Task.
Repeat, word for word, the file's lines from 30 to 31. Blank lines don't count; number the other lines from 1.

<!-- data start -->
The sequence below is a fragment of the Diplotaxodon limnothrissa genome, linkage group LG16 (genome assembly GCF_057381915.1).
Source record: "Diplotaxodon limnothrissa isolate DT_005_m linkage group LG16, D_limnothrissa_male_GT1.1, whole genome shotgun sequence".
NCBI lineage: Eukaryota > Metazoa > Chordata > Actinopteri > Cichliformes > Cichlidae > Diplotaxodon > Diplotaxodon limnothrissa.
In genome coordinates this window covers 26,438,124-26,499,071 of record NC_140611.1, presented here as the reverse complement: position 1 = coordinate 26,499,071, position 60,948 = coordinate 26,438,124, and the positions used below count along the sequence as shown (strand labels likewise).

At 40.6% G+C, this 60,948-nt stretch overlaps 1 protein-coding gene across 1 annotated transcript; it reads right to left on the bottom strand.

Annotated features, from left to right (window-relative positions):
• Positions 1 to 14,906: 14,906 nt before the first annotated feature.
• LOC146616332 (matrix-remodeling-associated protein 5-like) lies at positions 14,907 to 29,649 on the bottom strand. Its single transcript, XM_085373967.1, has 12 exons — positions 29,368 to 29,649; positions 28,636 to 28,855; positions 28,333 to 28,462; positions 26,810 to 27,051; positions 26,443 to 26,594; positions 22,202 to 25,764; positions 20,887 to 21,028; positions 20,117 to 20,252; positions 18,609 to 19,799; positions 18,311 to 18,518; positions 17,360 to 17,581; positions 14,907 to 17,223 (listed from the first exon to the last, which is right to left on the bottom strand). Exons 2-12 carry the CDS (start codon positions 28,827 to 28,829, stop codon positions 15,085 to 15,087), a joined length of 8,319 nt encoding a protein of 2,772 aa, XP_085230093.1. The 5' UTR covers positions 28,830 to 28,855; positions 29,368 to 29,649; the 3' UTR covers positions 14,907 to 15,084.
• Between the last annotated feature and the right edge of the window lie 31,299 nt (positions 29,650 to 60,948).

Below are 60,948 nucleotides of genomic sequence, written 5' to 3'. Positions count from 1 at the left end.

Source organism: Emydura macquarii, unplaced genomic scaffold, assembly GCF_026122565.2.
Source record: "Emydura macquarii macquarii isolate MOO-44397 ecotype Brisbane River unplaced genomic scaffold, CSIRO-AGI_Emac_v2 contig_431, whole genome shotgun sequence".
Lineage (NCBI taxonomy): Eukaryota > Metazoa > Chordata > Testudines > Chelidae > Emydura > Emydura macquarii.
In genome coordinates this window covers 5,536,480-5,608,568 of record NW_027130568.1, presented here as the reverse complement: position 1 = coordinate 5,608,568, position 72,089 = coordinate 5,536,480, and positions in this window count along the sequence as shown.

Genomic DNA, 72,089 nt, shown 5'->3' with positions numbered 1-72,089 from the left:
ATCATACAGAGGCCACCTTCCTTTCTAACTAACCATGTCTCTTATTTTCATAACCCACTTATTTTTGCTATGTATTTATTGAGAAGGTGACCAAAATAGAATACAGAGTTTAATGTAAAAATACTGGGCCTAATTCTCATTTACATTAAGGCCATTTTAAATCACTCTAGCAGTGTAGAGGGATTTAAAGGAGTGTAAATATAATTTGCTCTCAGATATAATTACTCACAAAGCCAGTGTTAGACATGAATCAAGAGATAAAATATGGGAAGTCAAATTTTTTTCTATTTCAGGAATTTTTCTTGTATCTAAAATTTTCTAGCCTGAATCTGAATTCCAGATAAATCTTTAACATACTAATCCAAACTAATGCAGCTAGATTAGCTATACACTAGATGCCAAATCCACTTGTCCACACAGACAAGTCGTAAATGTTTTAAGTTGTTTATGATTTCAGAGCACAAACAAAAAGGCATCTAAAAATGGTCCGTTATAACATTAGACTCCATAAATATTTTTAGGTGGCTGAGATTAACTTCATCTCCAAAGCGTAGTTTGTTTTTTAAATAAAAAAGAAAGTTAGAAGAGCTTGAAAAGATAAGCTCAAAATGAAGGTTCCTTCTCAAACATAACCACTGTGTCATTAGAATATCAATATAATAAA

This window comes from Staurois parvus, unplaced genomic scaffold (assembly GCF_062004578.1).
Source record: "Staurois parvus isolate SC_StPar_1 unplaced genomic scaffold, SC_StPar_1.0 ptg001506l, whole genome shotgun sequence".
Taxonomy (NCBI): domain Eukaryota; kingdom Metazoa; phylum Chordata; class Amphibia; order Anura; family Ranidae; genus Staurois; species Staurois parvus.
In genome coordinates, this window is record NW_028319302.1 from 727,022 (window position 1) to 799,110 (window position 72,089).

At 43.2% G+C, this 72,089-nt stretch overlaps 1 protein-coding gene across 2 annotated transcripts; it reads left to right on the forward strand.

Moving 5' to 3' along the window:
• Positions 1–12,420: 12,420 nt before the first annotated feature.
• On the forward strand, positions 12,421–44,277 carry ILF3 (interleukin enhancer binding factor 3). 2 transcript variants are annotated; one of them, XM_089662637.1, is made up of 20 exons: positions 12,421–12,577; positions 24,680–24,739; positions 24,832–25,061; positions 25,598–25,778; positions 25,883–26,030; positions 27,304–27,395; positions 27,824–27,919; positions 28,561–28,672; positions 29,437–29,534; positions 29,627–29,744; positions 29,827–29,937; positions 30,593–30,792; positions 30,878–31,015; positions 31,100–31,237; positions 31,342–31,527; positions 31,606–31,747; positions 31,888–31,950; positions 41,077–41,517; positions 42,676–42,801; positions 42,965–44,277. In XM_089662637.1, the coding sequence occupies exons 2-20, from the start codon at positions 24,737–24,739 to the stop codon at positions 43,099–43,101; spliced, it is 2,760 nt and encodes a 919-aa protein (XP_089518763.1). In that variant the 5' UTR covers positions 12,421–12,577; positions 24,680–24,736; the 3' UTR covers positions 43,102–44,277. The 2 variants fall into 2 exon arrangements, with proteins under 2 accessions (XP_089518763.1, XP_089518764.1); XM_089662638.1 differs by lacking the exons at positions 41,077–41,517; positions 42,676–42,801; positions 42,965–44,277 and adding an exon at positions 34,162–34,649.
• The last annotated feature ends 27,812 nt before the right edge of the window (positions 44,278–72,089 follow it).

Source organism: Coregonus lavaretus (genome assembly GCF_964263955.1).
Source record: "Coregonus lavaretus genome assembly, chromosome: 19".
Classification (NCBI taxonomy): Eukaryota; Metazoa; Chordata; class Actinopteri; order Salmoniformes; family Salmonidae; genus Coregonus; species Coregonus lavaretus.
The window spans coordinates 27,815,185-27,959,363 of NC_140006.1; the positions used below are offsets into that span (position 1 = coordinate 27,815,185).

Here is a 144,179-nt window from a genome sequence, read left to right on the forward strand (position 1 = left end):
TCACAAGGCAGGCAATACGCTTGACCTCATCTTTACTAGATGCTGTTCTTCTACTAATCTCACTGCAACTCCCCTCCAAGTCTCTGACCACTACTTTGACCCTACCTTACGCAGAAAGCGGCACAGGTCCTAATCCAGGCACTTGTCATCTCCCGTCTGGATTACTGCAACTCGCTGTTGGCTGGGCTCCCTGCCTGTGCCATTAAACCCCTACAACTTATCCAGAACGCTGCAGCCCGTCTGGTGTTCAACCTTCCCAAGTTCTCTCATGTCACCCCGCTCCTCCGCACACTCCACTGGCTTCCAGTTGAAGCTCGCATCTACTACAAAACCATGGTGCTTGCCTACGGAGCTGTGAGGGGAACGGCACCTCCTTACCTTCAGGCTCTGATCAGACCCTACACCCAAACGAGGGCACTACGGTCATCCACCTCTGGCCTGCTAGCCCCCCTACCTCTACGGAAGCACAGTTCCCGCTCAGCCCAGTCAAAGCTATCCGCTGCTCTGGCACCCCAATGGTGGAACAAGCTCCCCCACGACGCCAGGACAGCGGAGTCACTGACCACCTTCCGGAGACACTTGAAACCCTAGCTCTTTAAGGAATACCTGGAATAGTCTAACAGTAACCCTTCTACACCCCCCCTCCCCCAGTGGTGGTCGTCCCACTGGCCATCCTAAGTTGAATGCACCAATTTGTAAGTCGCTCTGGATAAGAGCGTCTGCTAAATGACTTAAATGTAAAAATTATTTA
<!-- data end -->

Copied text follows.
Here is a 144,179-nt window from a genome sequence, read left to right on the forward strand (position 1 = left end):
TCACAAGGCAGGCAATACGCTTGACCTCATCTTTACTAGATGCTGTTCTTCTACTAATCTCACTGCAACTCCCCTCCAAGTCTCTGACCACTACTTTGACCCTACCTTACGCAGAAAGCGGCACAGGTCCTAATCCAGGCACTTGTCATCTCCCGTCTGGATTACTGCAACTCGCTGTTGGCTGGGCTCCCTGCCTGTGCCATTAAACCCCTACAACTTATCCAGAACGCTGCAGCCCGTCTGGTGTTCAACCTTCCCAAGTTCTCTCATGTCACCCCGCTCCTCCGCACACTCCACTGGCTTCCAGTTGAAGCTCGCATCTACTACAAAACCATGGTGCTTGCCTACGGAGCTGTGAGGGGAACGGCACCTCCTTACCTTCAGGCTCTGATCAGACCCTACACCCAAACGAGGGCACTACGGTCATCCACCTCTGGCCTGCTAGCCCCCCTACCTCTACGGAAGCACAGTTCCCGCTCAGCCCAGTCAAAGCTATCCGCTGCTCTGGCACCCCAATGGTGGAACAAGCTCCCCCACGACGCCAGGACAGCGGAGTCACTGACCACCTTCCGGAGACACTTGAAACCCTAGCTCTTTAAGGAATACCTGGAATAGTCTAACAGTAACCCTTCTACACCCCCCCTCCCCCAGTGGTGGTCGTCCCACTGGCCATCCTAAGTTGAATGCACCAATTTGTAAGTCGCTCTGGATAAGAGCGTCTGCTAAATGACTTAAATGTAAAAATTATTTA